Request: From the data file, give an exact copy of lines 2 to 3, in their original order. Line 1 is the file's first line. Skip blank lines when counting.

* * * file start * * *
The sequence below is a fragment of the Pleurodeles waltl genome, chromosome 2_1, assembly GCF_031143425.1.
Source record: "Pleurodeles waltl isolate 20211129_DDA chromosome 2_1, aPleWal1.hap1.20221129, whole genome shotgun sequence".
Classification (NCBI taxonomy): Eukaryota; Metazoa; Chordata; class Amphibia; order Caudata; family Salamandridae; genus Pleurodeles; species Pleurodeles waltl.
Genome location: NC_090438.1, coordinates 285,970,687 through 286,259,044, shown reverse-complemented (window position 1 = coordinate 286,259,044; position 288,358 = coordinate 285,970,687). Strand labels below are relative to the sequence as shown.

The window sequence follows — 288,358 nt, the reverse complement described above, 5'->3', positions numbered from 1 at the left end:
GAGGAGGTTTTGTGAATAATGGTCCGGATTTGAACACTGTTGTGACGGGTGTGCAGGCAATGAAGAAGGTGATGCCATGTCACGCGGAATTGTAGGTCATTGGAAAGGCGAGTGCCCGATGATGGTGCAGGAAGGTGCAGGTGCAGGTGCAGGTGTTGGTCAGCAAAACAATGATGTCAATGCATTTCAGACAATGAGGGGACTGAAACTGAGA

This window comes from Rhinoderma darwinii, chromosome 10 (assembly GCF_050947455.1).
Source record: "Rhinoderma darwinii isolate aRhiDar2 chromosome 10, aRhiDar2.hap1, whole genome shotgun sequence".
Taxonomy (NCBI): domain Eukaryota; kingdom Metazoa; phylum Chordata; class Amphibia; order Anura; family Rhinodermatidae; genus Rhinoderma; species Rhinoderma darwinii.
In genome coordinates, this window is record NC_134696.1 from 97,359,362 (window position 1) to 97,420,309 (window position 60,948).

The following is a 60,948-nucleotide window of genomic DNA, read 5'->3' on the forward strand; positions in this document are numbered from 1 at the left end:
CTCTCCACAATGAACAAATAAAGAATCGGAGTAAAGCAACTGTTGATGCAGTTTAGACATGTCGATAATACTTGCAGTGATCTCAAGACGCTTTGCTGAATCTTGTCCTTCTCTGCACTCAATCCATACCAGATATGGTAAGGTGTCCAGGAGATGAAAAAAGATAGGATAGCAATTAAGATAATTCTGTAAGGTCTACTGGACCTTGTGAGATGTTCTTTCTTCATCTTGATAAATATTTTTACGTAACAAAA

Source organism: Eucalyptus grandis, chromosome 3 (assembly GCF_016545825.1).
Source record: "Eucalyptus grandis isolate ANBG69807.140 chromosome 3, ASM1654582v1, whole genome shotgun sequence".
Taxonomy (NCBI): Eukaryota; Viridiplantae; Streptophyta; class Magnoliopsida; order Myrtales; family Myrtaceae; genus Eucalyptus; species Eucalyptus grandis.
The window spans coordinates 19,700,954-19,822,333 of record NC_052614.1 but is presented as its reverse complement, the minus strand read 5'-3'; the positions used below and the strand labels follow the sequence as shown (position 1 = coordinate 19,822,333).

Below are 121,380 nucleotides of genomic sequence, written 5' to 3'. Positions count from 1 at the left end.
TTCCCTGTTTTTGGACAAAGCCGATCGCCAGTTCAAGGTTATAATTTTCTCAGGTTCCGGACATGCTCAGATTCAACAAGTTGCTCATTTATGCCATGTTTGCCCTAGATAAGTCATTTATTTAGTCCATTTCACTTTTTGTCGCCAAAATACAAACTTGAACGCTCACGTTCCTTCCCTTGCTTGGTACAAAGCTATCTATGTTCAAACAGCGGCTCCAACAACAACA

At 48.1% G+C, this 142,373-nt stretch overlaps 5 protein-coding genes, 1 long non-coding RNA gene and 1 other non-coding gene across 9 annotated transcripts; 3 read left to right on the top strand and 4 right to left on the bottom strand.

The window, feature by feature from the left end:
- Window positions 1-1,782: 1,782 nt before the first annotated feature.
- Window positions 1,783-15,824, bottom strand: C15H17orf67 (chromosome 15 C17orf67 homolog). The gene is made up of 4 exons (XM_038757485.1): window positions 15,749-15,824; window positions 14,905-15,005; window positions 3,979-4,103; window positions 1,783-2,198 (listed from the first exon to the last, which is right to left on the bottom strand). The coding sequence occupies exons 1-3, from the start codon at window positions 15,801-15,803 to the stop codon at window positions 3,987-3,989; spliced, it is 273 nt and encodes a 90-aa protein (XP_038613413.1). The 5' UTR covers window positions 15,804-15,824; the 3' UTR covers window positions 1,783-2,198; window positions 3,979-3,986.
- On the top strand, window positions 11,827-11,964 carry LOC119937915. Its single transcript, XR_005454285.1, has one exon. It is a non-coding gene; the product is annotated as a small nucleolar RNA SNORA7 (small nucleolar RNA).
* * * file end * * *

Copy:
Source record: "Pleurodeles waltl isolate 20211129_DDA chromosome 2_1, aPleWal1.hap1.20221129, whole genome shotgun sequence".
Classification (NCBI taxonomy): Eukaryota; Metazoa; Chordata; class Amphibia; order Caudata; family Salamandridae; genus Pleurodeles; species Pleurodeles waltl.